"bad ulimit" on all non-root "at" & "batch" jobs under 386/ix
James Van Artsdalen
james at bigtex.cactus.org
Fri Feb 2 19:29:00 AEST 1990
In <1990Jan30.142000.5253 at virtech.uucp>, cpcahil at virtech.UUCP (Conor P. Cahill) wrote:
> ulimit and quotas are two different things!
Yes, quota works and ulimit does not. If it actually merely caught
programs using lots of disk space, fine. That is not actually what it
> ulimits (and BSD resource limits) are there to catch a run-away program
> from eating up too much space.
What ulimit actually does it prevent writing beyond a certain file
offset in any regular file. There is not an absolute relationship
between the file offset and the amount of data written.
My original example still holds: a user posting a news article causes
inews to fail writing the history file. Perfectly legimate, perfectly
ordinary. Why should a ulimit-type system consider inews, writing
probably less than 200 bytes to history, to be run-away?
| ulimit is basically an example of what was wrong with AT&T unix (as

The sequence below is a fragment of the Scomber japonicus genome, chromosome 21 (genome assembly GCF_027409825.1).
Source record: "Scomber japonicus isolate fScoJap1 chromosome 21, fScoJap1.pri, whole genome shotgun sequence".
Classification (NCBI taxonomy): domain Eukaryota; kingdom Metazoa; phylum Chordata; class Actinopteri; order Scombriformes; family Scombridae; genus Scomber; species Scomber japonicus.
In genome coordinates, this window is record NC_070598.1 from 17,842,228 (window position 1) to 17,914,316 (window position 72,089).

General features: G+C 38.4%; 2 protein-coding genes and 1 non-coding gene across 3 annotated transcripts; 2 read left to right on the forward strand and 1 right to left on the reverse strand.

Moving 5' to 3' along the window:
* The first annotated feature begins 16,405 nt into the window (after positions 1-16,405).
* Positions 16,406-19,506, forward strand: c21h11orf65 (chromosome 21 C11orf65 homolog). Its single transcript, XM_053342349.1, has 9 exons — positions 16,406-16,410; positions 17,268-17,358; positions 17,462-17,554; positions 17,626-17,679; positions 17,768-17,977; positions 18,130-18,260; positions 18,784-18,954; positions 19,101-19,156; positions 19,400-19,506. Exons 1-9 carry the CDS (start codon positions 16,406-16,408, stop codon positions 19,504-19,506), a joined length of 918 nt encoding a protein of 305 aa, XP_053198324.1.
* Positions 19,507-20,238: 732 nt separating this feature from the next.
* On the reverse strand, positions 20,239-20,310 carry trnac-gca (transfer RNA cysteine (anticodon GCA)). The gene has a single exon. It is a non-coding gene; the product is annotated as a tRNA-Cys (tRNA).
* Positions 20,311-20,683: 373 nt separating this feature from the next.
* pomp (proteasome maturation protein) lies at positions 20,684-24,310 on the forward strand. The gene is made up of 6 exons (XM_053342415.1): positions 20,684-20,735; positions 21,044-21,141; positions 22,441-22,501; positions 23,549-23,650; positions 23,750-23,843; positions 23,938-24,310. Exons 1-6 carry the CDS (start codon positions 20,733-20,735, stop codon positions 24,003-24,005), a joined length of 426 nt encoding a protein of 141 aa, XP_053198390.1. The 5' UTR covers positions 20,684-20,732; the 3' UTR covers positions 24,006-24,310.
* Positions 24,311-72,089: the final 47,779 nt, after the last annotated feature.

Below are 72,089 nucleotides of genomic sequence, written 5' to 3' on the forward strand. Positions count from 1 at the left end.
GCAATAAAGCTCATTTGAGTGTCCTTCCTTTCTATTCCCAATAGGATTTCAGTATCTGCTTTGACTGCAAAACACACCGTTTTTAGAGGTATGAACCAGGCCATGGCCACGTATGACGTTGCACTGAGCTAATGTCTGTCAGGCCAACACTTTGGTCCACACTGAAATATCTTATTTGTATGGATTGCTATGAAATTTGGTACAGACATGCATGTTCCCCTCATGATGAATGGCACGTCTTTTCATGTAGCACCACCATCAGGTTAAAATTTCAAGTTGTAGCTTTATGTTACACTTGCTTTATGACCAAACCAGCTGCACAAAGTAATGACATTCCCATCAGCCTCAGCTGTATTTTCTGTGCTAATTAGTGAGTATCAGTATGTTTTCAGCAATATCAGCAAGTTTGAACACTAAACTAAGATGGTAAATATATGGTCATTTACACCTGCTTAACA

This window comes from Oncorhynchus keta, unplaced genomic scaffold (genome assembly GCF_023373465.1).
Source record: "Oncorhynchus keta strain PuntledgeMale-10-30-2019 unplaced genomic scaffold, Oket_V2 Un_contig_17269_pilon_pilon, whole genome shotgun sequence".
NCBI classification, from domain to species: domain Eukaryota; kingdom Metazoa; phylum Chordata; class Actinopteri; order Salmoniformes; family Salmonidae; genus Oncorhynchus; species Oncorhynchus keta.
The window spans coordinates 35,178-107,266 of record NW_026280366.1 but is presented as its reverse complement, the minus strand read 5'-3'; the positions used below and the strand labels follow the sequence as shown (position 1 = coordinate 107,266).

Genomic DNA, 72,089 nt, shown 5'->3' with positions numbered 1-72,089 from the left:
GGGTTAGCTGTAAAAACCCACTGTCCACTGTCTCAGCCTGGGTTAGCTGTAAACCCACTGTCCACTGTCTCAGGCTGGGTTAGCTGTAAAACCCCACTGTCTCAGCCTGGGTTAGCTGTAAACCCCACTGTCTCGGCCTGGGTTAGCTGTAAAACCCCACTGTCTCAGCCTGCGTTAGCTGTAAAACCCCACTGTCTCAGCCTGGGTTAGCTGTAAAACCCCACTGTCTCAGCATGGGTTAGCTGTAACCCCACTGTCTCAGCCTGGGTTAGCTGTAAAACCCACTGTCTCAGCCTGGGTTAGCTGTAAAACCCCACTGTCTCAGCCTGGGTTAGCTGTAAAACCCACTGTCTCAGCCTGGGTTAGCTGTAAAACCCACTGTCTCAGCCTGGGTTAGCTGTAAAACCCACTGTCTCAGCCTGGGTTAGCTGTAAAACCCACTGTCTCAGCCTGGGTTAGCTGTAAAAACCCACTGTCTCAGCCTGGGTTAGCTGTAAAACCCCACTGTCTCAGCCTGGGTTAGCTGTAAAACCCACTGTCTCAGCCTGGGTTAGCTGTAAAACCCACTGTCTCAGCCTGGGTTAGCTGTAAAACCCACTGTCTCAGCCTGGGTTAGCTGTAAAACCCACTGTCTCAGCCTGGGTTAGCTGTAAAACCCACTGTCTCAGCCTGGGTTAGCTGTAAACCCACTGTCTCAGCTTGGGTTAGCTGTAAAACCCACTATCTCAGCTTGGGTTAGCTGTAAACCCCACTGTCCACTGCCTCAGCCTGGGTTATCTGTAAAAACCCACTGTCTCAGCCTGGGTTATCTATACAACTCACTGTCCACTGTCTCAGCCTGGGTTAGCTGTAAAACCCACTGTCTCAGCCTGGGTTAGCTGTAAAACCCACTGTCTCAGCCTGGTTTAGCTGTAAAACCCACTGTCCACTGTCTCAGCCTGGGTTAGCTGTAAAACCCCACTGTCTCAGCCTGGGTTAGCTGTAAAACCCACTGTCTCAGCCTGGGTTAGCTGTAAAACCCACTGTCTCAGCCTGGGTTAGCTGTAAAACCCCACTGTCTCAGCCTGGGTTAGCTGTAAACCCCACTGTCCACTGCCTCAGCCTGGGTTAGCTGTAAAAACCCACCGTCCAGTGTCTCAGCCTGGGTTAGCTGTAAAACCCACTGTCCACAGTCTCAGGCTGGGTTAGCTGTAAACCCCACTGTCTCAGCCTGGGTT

| opposed to BSD) for a long time: no one at AT&T cared if the product
| was usable/competitive or not. Someone had a file fill a filesystem
> If you want to bash at&t without thinking about what you are saying, go
> ahead. However you might want to know that BSD does provide the same
> functionality as ulimit so they must have thought it was usefull.
I not only thought about it, I suffered with the problem and went and
read the source. I do confess that I didn't read the BSD source to
see if they handled the resource limit stuff right. I also haven't
checked to see if that resource limit is enabled by default (you can
bet it won't be 1meg).
If the AT&T programmer had thought correctly, they would have realized
that the correct thing to do would be to (1) count blocks actually
allocated so that a program would really be allowed to write it's full
ulimit. It's clear that the file offset model doesn't really address
the problem: it's a cheap way out. (2) the ulimit should be reset to
some system default on exec(2) to an suid program. #2 raises issues
about what ought to happen with sgid programs, but it's clearly
James R. Van Artsdalen james at bigtex.cactus.org "Live Free or Die"
Dell Computer Co 9505 Arboretum Blvd Austin TX 78759 512-338-8789
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